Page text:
The practical effect of this legislation is to shift some power from Congress to the state legislatures and to the courts. Mostly to the courts, because the emergency provision for state legislature override is probably too restrictive. Congress will spend more time trying to game the Amendment in a way that the courts will accept. If the state legislature override provision were less restrictive, Congress would try to use it more. The emergency override should only require an ordinary majority in both houses (subject to veto?) and approval by three-fifths or even a majority of the states. To ensure that power is mostly shifted to the state legislatures and not the courts, I would also state that 2/3 of the state legislatures can vacate a court interpretation of the Limited Budget Amendment.
The emergency override is also too restrictive in that the emergency override cannot create a new budgetary baseline. After the emergency is over, the Amendment returns the budgetary baseline to what it was before the emergency. This mostly makes sense. But if an emergency is extended or if a new budgetary baseline becomes needed, then the state legislatures will have to approve emergency funding every year and over time Congress is in a position to lard up the rest of the budget, because state legislatures only have a thumbs-up or thumbs-down approval of the emergency override. If Congress needed to spend more to deal with the zombie attacks of the 2030s, and Congress also decided to appropriate extra billions for moonbeam research each year, the state legislatures could only disallow both or allow both. The Amendment could deal with this problem by allowing state legislatures to override specific expenditures—not itself a bad idea—but the danger of “emergency” overrides becoming routine still remains. It would be better to simply allow two-thirds of Congress to set a new baseline on approval of two-thirds of the state legislatures.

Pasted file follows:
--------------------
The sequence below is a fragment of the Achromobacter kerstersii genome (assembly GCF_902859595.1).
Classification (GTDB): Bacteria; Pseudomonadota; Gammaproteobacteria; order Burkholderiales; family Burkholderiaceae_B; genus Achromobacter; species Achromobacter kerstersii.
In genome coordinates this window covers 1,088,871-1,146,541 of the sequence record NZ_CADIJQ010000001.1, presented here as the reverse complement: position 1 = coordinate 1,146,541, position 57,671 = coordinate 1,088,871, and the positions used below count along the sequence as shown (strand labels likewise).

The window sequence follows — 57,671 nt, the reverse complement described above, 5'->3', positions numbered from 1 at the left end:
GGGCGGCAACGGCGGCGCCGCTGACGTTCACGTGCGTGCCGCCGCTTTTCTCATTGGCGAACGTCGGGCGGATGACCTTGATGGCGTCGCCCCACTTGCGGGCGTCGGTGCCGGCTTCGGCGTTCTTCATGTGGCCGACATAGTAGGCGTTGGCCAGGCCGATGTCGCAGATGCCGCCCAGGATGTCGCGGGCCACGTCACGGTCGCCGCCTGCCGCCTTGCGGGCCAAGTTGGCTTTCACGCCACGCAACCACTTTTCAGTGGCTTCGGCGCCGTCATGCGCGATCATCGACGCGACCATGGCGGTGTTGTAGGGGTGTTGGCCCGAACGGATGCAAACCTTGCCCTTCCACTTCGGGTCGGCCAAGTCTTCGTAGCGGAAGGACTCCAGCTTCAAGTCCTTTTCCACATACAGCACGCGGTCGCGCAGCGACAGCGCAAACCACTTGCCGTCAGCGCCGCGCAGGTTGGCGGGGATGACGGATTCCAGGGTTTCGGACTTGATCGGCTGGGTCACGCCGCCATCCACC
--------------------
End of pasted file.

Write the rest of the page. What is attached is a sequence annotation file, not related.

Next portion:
The Amendment may also effectively punish Congress for cutting spending in any given year. Here’s what I mean. If Congress passes a $10 trillion budget in year 1, then in year 2, depending on inflation, the Amendment allows Congress to pass a budget that is roughly $10.4 trillion. If Congress passes that budget, then in year 3, the Amendment allows Congress to pass a budget that is roughly $10.8 trillion. But what if Congress exercises fiscal restraint in year 2 and for the second year in a row only passes a $10 trillion budget? In that case, in year 3 the Amendment may only allow Congress to appropriate $10.4 trillion (I say “may,” because the Amendment does not clearly address this situation). The Amendment would therefore discourage Congress from cutting spending in any one year, because any cuts would permanently reduce Congress’ authority to spend. Imagine how difficult budgeting in your household would be if cutting out restaurants this month meant you could never visit a restaurant again? A Term Limits Amendment would attenuate the degree of discouragement, however.
Update: I forgot to mention that the Amendment *sounds* constitutional. Whoever drafted the language has a good ear. I also forgot to mention how brilliant this line is: “If no budget is passed, then the most recently passed budget, excluding any exceptions granted in Section 2, shall apply.” The line sounds innocuous. Heh heh. Keep thinking that. If this line had been in place during the Contract for America years, Clinton would not have been able to dangle the threat of government shutdown over the GOP Congress. If the Congress and the President are divided, this line puts the lever of power in the hands of whichever branch wants to limit spending. This line is far more important than it seems.